Gareth Emery wades into CDJ-2000 debate: ‘I used the sync button and I liked it’

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When Pioneer released its new CDJ-2000 Nexus in 2012, the presence of a Master Sync button (which effectively does away with the need to beat-match) had some corners of the DJ world up in arms. We went straight to one of Australia’s most authoritative DJs, Mike Callander, who offered his take in a Guest Editorial. “For me, good DJing never had much to do with keeping beats in sync,” he wrote. “Sure, nobody wants to hear a trainwreck mix, but there’s so much more to a good DJ set than matters of mathematics. Just because I own a metronome doesn’t mean I can play the piano.”

Now UK trance trailblazer Gareth Emery entered the discussion in his customary tongue-in-cheek way, telling his Facebook followers, “I used the sync button and I liked it (sorry).” He soon followed up that with a lengthier post that makes some perceptive points.

“So I was trolling a bit with my ‘sync button’ status but let me expand with a more serious and thoughtful post about my first experience of using these players,” Emery wrote. “Turned up at last night’s show to find 4 CDJ2000 Nexus rather than the usual CDJ2000s, so figured I’d have a play with the controversial button to see what all the fuss was about.

“The biggest difference? Not much. Doing 100+ gigs a year has meant the actual process of keeping the records in time is relatively second nature to me anyway but these new players freed up a small amount of extra time, which I used to dig deep into the vault of my SD card, pulled out a bunch of records that I hadn’t played for years, and was also able to mix out of tracks quickly, loop stuff, and generally be more creative. All benefits my laptop DJ colleagues who’ve enjoyed sync for years have had. My set went in a few directions I wasn’t expecting it to go, purely based on the vibe in the room, and I ended up playing nearly 4 hours (helped by Toronto’s incredible crowd).

“Cloing thought: whilst the reaction of a few is OMFG SYNC BUTTON URE FAKING URE SET I actually found the opposite was true, and I ended up playing a longer, more diverse & varied set than I would otherwise have done. I guess like many things in this wonderful world of dance music, when you dig deep and look at the subtleties & complexities of a situation, you find the reality is often rather different to the headline.”

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lonestardjz

lonestardjz said on the 2nd Jan, 2013

It is not difficult to learn to mix , it is difficult putting together a set that is interesting and that engages your audience and keeps it fresh. Especially if you have to depend on your music and not just a stage production or stage theatrics that minimallize the music. what most people do not focus on is that the music being played is the biggest factor , someone's mixing is a lesser detail. If what your playing is crap or boring to either yourself or your audience , does it matter how acute your mixing skills are or are not. People make too big a deal when it is the end result that matters.

Wowk

Wowk said on the 5th Jan, 2013

My biggest issue with the Sync button on the CDJ-2000 Nexus isn't what it does, it's more that it just makes the pitch slider and jog wheel redundant. Like, if you want to sync, why spend all that money on CDJ-2000 Nexus units and have a jog wheel etc that you don't even use when you could buy a fairly cheap midi controller and use Traktor?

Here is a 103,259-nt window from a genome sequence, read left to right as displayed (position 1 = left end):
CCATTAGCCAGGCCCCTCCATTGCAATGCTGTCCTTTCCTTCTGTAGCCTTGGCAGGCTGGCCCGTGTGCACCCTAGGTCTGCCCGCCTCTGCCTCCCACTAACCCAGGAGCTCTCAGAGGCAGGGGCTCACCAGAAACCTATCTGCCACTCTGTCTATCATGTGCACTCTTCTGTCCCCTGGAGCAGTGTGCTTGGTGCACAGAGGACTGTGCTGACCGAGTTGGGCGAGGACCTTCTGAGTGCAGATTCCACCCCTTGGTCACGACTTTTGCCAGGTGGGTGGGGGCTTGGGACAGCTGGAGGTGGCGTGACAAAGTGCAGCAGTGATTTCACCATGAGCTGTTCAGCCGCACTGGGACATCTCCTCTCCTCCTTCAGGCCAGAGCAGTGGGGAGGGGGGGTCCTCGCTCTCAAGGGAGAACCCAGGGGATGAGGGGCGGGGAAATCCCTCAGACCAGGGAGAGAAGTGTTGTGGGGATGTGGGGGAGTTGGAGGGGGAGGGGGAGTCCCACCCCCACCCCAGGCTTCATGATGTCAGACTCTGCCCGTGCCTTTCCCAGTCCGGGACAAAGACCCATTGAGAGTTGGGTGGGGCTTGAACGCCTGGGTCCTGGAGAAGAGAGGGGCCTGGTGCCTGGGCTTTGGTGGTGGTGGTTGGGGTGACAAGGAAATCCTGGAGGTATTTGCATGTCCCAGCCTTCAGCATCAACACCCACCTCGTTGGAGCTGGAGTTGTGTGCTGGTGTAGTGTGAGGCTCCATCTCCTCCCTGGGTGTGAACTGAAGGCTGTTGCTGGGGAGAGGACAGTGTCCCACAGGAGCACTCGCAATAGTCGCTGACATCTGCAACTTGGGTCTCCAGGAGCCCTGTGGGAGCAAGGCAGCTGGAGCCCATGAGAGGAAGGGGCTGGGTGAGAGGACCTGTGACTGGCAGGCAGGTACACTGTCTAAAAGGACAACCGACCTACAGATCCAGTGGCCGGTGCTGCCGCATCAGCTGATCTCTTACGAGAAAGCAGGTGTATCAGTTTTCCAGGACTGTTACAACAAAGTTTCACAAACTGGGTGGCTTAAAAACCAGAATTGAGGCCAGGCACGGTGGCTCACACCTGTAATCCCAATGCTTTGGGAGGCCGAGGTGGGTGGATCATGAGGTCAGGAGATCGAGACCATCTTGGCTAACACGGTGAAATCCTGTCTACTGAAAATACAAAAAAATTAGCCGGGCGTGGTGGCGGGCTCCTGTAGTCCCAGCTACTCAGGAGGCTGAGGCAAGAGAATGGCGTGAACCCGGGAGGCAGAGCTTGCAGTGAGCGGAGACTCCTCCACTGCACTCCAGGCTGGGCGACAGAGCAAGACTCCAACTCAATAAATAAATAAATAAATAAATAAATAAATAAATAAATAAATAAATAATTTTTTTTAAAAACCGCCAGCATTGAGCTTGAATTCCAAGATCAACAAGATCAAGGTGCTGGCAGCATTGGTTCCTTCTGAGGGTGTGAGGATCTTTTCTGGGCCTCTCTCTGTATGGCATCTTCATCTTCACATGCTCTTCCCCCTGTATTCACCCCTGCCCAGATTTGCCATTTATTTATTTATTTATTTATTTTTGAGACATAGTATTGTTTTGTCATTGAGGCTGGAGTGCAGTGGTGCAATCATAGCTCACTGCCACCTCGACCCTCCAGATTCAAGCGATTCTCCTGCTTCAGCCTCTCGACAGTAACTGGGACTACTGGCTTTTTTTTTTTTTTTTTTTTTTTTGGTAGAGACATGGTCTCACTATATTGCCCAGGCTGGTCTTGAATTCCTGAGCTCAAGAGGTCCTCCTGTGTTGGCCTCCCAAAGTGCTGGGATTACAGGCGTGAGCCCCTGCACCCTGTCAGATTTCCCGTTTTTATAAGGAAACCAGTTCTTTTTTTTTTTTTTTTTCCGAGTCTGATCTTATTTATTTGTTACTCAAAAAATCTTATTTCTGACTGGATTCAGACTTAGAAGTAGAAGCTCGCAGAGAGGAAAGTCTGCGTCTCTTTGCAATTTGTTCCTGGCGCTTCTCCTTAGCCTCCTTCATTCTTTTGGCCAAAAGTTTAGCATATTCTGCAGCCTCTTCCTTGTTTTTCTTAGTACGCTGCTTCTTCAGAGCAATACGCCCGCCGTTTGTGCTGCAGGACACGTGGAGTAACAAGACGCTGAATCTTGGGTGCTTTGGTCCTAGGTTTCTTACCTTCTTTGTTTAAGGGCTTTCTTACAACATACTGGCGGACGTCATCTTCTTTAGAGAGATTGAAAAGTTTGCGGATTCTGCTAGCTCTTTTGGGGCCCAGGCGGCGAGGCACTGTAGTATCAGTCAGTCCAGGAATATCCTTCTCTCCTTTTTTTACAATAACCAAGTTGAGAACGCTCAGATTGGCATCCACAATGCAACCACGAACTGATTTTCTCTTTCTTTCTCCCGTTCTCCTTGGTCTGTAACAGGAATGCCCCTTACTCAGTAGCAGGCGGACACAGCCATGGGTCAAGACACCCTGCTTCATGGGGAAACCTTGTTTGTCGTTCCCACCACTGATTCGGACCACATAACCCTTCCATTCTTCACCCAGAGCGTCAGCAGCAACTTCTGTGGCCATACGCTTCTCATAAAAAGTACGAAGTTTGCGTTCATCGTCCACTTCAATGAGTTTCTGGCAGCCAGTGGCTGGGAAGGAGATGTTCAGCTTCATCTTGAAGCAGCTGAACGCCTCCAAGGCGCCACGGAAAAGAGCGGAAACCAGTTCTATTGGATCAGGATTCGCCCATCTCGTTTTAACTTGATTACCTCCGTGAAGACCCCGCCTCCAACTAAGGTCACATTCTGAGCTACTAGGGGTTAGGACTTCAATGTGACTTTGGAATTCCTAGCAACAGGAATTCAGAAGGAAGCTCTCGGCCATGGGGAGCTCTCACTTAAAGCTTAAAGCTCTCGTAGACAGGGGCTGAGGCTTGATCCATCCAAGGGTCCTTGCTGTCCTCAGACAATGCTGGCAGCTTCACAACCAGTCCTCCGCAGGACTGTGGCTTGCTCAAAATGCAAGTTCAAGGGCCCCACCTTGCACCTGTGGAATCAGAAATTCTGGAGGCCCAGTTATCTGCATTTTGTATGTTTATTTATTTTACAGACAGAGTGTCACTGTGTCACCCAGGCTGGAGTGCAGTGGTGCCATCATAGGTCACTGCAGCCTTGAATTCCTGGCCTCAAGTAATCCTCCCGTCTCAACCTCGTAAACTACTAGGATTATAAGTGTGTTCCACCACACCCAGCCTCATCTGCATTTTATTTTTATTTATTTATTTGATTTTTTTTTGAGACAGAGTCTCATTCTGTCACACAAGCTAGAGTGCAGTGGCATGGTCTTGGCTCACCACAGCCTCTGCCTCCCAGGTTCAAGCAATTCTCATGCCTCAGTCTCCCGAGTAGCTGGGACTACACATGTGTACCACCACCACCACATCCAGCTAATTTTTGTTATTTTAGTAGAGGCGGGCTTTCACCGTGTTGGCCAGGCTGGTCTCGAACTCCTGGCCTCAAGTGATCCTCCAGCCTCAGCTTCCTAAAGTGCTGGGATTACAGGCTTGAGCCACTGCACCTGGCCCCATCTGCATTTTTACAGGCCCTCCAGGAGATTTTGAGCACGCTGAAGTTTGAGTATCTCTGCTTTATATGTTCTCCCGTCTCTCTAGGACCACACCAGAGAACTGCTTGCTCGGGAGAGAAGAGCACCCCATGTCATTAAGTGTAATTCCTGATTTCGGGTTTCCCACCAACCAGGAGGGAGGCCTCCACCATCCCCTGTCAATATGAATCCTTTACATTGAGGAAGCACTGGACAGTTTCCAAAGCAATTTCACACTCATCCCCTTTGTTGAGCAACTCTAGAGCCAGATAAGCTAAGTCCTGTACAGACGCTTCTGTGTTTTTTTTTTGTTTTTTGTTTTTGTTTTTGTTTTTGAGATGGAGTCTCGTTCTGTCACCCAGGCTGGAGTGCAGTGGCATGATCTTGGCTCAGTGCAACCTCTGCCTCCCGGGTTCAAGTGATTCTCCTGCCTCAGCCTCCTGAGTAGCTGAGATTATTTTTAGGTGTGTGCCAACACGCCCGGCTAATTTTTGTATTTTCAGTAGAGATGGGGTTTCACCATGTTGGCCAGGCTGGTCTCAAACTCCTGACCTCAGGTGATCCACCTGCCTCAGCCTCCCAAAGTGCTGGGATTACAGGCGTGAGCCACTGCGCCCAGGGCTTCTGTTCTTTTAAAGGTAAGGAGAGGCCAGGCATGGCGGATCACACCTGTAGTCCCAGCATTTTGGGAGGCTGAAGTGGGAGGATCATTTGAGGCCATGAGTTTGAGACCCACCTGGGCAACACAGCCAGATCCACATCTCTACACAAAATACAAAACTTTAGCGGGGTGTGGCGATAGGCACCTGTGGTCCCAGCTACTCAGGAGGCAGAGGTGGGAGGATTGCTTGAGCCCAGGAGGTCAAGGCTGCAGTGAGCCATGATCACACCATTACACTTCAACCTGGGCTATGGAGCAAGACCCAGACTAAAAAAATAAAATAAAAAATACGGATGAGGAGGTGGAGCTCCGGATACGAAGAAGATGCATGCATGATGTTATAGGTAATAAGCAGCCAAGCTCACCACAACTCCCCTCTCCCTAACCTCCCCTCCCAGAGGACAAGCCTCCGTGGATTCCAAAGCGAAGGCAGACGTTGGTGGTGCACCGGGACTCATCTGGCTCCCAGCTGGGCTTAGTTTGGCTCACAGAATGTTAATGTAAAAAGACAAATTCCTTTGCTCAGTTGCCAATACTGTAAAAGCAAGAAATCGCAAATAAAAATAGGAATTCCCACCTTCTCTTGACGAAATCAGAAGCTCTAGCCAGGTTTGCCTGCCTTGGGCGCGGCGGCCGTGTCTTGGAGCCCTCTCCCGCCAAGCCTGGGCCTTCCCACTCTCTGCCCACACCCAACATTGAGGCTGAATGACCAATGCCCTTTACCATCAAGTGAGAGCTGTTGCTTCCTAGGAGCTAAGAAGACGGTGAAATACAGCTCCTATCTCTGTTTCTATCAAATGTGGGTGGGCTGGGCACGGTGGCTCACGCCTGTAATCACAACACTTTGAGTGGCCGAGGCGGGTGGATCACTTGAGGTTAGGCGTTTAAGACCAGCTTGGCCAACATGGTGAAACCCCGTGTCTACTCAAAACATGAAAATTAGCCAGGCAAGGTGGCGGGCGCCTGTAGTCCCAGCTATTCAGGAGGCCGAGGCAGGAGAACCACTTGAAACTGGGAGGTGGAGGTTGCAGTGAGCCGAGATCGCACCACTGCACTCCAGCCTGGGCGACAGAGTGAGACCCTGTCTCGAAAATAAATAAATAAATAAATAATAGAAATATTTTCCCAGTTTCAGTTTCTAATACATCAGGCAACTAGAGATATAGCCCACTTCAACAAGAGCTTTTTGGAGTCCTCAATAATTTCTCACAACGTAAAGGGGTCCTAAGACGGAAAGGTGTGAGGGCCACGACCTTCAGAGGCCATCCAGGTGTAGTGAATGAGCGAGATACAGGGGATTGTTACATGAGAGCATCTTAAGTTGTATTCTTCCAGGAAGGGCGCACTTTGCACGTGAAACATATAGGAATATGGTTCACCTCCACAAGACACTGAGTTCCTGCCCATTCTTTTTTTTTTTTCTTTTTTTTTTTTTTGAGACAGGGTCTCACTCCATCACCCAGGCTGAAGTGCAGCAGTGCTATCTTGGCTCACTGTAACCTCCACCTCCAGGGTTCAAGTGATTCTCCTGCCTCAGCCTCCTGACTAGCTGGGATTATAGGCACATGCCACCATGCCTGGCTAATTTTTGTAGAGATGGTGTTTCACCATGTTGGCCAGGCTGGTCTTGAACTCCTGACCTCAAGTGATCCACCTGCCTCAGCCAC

Iggz

Iggz said on the 5th Jan, 2013

@Wowk Interesting point. I've never used the CDJ-2000 Nexus but I use a midi controller and I'm constantly using the jog wheel and pitch faders. They're necessary because Traktor doesn't always accurately calculate the bpm correctly, and most commonly it doesn't always have the kicks alligned properly so even if you hit sync the tracks are often out by a bit so you'd need to use the jog wheel. I use the sync button as a time saver, not as a form of reliance. I would imagine that's why they'd also be necessary for the Nexus.

bradj88

bradj88 said on the 8th Jan, 2013

@Iggz You're right Traktor can be a bit off sometimes, you can fix this by manually adjusting the beat grids and I think you can do the same in the Rekordbox software for the new Pioneer controllers and CDJ 2000 Nexus. I'm pretty sure there is a way to pitch bending and adjusting beat grids with midi buttons as well while the track is playing. To me the sync button is great for DJ's who use lots of loops and multiple decks but if you are just a traditional two deck DJ it's allot of prep work for little gain. Might as well keep your beat matching skills sharp.

opiate

opiate said on the 8th Jan, 2013

A DJ in the world of auto-beat matching ... is like a checkout chick waving their arms behind a self-serve checkout saying "can I help you" ... totally redundant.

mikeblades

mikeblades said on the 9th Jan, 2013

Those DJ's who are complaining that the sync button will ruin ""DJ SKILLS" are the DJ's who only have beat matching in their skill set. They are afraid if you take it away from them they will have nothing left, so this is why they are complaining the loudest. Develop your skills, music selection, crowd reading, looping, sampling, scratching, effects usage etc. don't make yourself a beat matching ONE trick DJ.....

danmau5

danmau5 said on the 9th Jan, 2013

the lamest bit was when he said "freed up a small amount of extra time, which I used to dig deep into the vault of my SD card, pulled out a bunch of records that I hadn%u2019t played for years". digging deep into your SD card? by pressing a few buttons? come on man. wtf does that even mean. and and "pulling out a record" does not also mean pressing a button. it means actually picking out a black piece of wax from your crate.